Last week, Tuesday, I was hunting pheasants with my adult son at the hunt club where we're members. It makes a good, easy and fun hunt for us a few times a year and really extends the "season." I thoroughly enjoy watching our dog work the birds as well.

Hadn't been feeling on top of the world for two days prior, but figured I was just being old & grumpy. Old and grumpy I may have been, but I missed some warning signs...

We hadn't gone far from the Jeep when I told my son "I don't feel real well, going to need to take it slow." He was mildly surprised since I'm in my mid 60's, he's in his 30's, and I typically out-walk him. So we slowed down. About a quarter mile into our hunt I told him "We need to get back to the Jeep."

Center of my chest felt heavy. Pain in my upper back between the shoulder blades. Short of breath. Sweating profusely. Nausea. Pain radiating up into my jaw...

We turned to head back to the Jeep, it was gradually uphill, 400 - 500 yards away. Not much of a hill. My progress slowed so much! I was just putting one foot in front of the other. My son is a certified EMT. We both knew I was in a bad way. Every time I stopped to rest I'd kneel down and almost instantly felt better each time.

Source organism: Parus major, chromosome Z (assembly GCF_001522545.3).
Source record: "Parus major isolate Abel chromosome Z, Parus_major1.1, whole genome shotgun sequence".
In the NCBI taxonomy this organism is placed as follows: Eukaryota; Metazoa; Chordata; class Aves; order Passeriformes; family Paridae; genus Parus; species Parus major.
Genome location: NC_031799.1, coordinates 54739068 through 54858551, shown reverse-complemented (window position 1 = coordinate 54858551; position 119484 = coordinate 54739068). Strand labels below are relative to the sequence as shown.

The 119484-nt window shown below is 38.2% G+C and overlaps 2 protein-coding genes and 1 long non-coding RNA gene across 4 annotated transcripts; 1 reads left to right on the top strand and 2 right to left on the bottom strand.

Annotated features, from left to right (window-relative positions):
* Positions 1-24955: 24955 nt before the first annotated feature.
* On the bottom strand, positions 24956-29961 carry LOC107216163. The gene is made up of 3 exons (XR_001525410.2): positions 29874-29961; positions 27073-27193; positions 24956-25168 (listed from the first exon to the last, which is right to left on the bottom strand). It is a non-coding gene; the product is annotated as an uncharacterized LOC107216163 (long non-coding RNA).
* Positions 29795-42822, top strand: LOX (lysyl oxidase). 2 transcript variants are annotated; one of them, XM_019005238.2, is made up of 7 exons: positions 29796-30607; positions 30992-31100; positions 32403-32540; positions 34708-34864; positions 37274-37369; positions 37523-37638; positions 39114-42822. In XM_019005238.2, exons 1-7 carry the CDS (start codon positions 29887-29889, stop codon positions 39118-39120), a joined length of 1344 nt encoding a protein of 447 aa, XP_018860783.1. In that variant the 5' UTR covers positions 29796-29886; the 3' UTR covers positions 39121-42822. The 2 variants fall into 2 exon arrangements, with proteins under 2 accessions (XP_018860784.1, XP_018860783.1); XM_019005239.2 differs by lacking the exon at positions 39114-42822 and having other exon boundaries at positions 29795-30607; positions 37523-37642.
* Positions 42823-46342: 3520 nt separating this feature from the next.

Twice the dog stopped and pointed birds. My son dropped one cleanly with his 28 gauge CZ double. Such a sweet little gun! The dog pointed another, we were moving that way anyway. The bird flushed as we approached and I popped it with the 80+ year old Remington 32 over & under. Two birds now. Looking back, I smile at the thought that I shot a pheasant while I was having a heart attack. Dog retrieved. My son carried both birds.

Stopped often as no exertion meant almost no pain, and I could catch my breath. My son thinks I stopped at least four times in the last 100 yards to the Jeep. He was planning to go get the Jeep and bring it to me, but the conditions were so muddy that we were afraid the Jeep would get stuck out there and then we'd really be in trouble.

I made it to the Jeep. Got the dog, the birds and the guns into the Jeep. John took care of the birds and put them in the cooler then drove us home. Home is very close to the hospital. Then to the ER.